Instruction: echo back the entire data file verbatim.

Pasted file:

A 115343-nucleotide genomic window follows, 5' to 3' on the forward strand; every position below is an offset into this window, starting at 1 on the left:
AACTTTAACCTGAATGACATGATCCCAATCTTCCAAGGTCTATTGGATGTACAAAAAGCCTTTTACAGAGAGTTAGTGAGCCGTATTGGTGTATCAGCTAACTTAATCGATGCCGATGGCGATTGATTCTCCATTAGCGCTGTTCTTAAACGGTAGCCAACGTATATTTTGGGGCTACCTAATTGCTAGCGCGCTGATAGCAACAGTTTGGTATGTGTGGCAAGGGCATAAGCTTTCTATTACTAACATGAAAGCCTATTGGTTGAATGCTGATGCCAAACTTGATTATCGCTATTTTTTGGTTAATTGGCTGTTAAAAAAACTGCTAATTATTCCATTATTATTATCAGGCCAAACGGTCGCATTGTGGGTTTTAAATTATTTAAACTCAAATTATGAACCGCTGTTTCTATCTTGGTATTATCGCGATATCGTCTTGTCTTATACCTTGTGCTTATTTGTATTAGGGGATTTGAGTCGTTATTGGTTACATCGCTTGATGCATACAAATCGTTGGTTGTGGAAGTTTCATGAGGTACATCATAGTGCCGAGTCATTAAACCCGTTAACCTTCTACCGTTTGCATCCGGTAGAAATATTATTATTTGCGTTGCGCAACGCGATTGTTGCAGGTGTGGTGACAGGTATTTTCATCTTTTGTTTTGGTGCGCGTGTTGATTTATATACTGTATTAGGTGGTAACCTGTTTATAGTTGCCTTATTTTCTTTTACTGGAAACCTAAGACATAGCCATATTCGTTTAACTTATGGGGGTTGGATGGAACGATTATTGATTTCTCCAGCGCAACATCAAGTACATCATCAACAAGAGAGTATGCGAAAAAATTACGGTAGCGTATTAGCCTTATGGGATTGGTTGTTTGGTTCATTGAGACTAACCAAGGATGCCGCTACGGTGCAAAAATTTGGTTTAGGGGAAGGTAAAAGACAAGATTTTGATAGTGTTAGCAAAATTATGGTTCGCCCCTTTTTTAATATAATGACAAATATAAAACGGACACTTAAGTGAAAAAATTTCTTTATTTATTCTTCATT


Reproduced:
A 115343-nucleotide genomic window follows, 5' to 3' on the forward strand; every position below is an offset into this window, starting at 1 on the left:
AACTTTAACCTGAATGACATGATCCCAATCTTCCAAGGTCTATTGGATGTACAAAAAGCCTTTTACAGAGAGTTAGTGAGCCGTATTGGTGTATCAGCTAACTTAATCGATGCCGATGGCGATTGATTCTCCATTAGCGCTGTTCTTAAACGGTAGCCAACGTATATTTTGGGGCTACCTAATTGCTAGCGCGCTGATAGCAACAGTTTGGTATGTGTGGCAAGGGCATAAGCTTTCTATTACTAACATGAAAGCCTATTGGTTGAATGCTGATGCCAAACTTGATTATCGCTATTTTTTGGTTAATTGGCTGTTAAAAAAACTGCTAATTATTCCATTATTATTATCAGGCCAAACGGTCGCATTGTGGGTTTTAAATTATTTAAACTCAAATTATGAACCGCTGTTTCTATCTTGGTATTATCGCGATATCGTCTTGTCTTATACCTTGTGCTTATTTGTATTAGGGGATTTGAGTCGTTATTGGTTACATCGCTTGATGCATACAAATCGTTGGTTGTGGAAGTTTCATGAGGTACATCATAGTGCCGAGTCATTAAACCCGTTAACCTTCTACCGTTTGCATCCGGTAGAAATATTATTATTTGCGTTGCGCAACGCGATTGTTGCAGGTGTGGTGACAGGTATTTTCATCTTTTGTTTTGGTGCGCGTGTTGATTTATATACTGTATTAGGTGGTAACCTGTTTATAGTTGCCTTATTTTCTTTTACTGGAAACCTAAGACATAGCCATATTCGTTTAACTTATGGGGGTTGGATGGAACGATTATTGATTTCTCCAGCGCAACATCAAGTACATCATCAACAAGAGAGTATGCGAAAAAATTACGGTAGCGTATTAGCCTTATGGGATTGGTTGTTTGGTTCATTGAGACTAACCAAGGATGCCGCTACGGTGCAAAAATTTGGTTTAGGGGAAGGTAAAAGACAAGATTTTGATAGTGTTAGCAAAATTATGGTTCGCCCCTTTTTTAATATAATGACAAATATAAAACGGACACTTAAGTGAAAAAATTTCTTTATTTATTCTTCATT